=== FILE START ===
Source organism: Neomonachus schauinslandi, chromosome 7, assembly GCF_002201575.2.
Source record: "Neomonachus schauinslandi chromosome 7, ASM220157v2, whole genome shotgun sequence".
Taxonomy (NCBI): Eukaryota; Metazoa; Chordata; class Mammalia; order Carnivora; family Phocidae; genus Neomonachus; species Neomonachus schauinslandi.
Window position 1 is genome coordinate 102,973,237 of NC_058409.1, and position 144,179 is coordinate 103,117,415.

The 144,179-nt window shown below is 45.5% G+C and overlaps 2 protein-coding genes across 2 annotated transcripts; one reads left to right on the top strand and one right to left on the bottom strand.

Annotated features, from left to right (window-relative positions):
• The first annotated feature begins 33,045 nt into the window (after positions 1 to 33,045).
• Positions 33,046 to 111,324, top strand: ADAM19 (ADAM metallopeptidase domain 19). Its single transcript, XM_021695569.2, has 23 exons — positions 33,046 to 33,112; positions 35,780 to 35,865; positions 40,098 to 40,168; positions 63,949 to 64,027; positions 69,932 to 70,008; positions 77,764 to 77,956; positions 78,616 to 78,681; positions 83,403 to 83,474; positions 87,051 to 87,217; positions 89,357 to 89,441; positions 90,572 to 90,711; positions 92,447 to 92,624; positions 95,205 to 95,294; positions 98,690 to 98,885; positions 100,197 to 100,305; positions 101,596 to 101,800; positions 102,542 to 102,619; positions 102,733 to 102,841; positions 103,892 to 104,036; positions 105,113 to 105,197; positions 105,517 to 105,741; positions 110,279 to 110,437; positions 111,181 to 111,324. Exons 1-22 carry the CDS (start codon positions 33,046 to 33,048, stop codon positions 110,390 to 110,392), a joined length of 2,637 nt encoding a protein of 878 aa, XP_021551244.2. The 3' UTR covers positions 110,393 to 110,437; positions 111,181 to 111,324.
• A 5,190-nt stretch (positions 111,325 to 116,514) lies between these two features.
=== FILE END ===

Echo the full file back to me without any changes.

Source organism: Neomonachus schauinslandi, chromosome 7, assembly GCF_002201575.2.
Source record: "Neomonachus schauinslandi chromosome 7, ASM220157v2, whole genome shotgun sequence".
Taxonomy (NCBI): Eukaryota; Metazoa; Chordata; class Mammalia; order Carnivora; family Phocidae; genus Neomonachus; species Neomonachus schauinslandi.
Window position 1 is genome coordinate 102,973,237 of NC_058409.1, and position 144,179 is coordinate 103,117,415.

The 144,179-nt window shown below is 45.5% G+C and overlaps 2 protein-coding genes across 2 annotated transcripts; one reads left to right on the top strand and one right to left on the bottom strand.

Annotated features, from left to right (window-relative positions):
• The first annotated feature begins 33,045 nt into the window (after positions 1 to 33,045).
• Positions 33,046 to 111,324, top strand: ADAM19 (ADAM metallopeptidase domain 19). Its single transcript, XM_021695569.2, has 23 exons — positions 33,046 to 33,112; positions 35,780 to 35,865; positions 40,098 to 40,168; positions 63,949 to 64,027; positions 69,932 to 70,008; positions 77,764 to 77,956; positions 78,616 to 78,681; positions 83,403 to 83,474; positions 87,051 to 87,217; positions 89,357 to 89,441; positions 90,572 to 90,711; positions 92,447 to 92,624; positions 95,205 to 95,294; positions 98,690 to 98,885; positions 100,197 to 100,305; positions 101,596 to 101,800; positions 102,542 to 102,619; positions 102,733 to 102,841; positions 103,892 to 104,036; positions 105,113 to 105,197; positions 105,517 to 105,741; positions 110,279 to 110,437; positions 111,181 to 111,324. Exons 1-22 carry the CDS (start codon positions 33,046 to 33,048, stop codon positions 110,390 to 110,392), a joined length of 2,637 nt encoding a protein of 878 aa, XP_021551244.2. The 3' UTR covers positions 110,393 to 110,437; positions 111,181 to 111,324.
• A 5,190-nt stretch (positions 111,325 to 116,514) lies between these two features.